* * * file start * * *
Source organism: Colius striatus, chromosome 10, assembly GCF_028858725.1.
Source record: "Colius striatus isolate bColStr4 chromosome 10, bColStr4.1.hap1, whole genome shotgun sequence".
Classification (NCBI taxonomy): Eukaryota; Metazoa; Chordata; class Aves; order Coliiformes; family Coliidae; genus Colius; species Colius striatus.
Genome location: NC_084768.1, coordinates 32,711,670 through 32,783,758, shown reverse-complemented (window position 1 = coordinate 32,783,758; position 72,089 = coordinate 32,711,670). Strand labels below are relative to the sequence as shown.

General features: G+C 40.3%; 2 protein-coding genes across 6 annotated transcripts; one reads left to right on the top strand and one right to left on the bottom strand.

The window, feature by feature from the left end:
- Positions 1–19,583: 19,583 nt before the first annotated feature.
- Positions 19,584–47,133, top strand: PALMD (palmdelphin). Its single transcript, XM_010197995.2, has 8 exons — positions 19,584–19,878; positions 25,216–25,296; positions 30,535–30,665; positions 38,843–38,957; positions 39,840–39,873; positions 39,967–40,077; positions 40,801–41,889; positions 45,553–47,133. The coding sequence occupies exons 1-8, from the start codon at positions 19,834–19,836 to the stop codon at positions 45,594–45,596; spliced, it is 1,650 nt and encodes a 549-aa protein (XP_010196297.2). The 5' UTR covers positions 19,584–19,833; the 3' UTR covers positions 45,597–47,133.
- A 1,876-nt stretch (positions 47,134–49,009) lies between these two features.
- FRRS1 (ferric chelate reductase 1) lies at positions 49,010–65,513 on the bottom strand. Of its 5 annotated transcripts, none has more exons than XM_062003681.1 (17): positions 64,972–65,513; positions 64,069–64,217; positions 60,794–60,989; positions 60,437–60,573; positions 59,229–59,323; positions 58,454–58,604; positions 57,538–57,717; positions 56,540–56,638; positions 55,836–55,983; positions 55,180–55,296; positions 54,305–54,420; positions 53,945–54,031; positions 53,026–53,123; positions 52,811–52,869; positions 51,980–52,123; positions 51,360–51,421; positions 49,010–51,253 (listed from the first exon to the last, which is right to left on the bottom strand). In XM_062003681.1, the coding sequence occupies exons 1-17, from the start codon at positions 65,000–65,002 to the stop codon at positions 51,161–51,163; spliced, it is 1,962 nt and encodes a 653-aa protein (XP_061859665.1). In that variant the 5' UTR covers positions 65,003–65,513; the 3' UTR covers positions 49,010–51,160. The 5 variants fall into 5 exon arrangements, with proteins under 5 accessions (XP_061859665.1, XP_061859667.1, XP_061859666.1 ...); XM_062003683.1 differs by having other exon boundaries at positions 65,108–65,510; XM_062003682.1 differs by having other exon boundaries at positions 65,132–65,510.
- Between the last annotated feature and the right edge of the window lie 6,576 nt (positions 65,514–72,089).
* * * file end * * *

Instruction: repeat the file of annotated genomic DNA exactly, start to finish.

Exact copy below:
Source organism: Colius striatus, chromosome 10, assembly GCF_028858725.1.
Source record: "Colius striatus isolate bColStr4 chromosome 10, bColStr4.1.hap1, whole genome shotgun sequence".
Classification (NCBI taxonomy): Eukaryota; Metazoa; Chordata; class Aves; order Coliiformes; family Coliidae; genus Colius; species Colius striatus.
Genome location: NC_084768.1, coordinates 32,711,670 through 32,783,758, shown reverse-complemented (window position 1 = coordinate 32,783,758; position 72,089 = coordinate 32,711,670). Strand labels below are relative to the sequence as shown.

General features: G+C 40.3%; 2 protein-coding genes across 6 annotated transcripts; one reads left to right on the top strand and one right to left on the bottom strand.

The window, feature by feature from the left end:
- Positions 1–19,583: 19,583 nt before the first annotated feature.
- Positions 19,584–47,133, top strand: PALMD (palmdelphin). Its single transcript, XM_010197995.2, has 8 exons — positions 19,584–19,878; positions 25,216–25,296; positions 30,535–30,665; positions 38,843–38,957; positions 39,840–39,873; positions 39,967–40,077; positions 40,801–41,889; positions 45,553–47,133. The coding sequence occupies exons 1-8, from the start codon at positions 19,834–19,836 to the stop codon at positions 45,594–45,596; spliced, it is 1,650 nt and encodes a 549-aa protein (XP_010196297.2). The 5' UTR covers positions 19,584–19,833; the 3' UTR covers positions 45,597–47,133.
- A 1,876-nt stretch (positions 47,134–49,009) lies between these two features.
- FRRS1 (ferric chelate reductase 1) lies at positions 49,010–65,513 on the bottom strand. Of its 5 annotated transcripts, none has more exons than XM_062003681.1 (17): positions 64,972–65,513; positions 64,069–64,217; positions 60,794–60,989; positions 60,437–60,573; positions 59,229–59,323; positions 58,454–58,604; positions 57,538–57,717; positions 56,540–56,638; positions 55,836–55,983; positions 55,180–55,296; positions 54,305–54,420; positions 53,945–54,031; positions 53,026–53,123; positions 52,811–52,869; positions 51,980–52,123; positions 51,360–51,421; positions 49,010–51,253 (listed from the first exon to the last, which is right to left on the bottom strand). In XM_062003681.1, the coding sequence occupies exons 1-17, from the start codon at positions 65,000–65,002 to the stop codon at positions 51,161–51,163; spliced, it is 1,962 nt and encodes a 653-aa protein (XP_061859665.1). In that variant the 5' UTR covers positions 65,003–65,513; the 3' UTR covers positions 49,010–51,160. The 5 variants fall into 5 exon arrangements, with proteins under 5 accessions (XP_061859665.1, XP_061859667.1, XP_061859666.1 ...); XM_062003683.1 differs by having other exon boundaries at positions 65,108–65,510; XM_062003682.1 differs by having other exon boundaries at positions 65,132–65,510.
- Between the last annotated feature and the right edge of the window lie 6,576 nt (positions 65,514–72,089).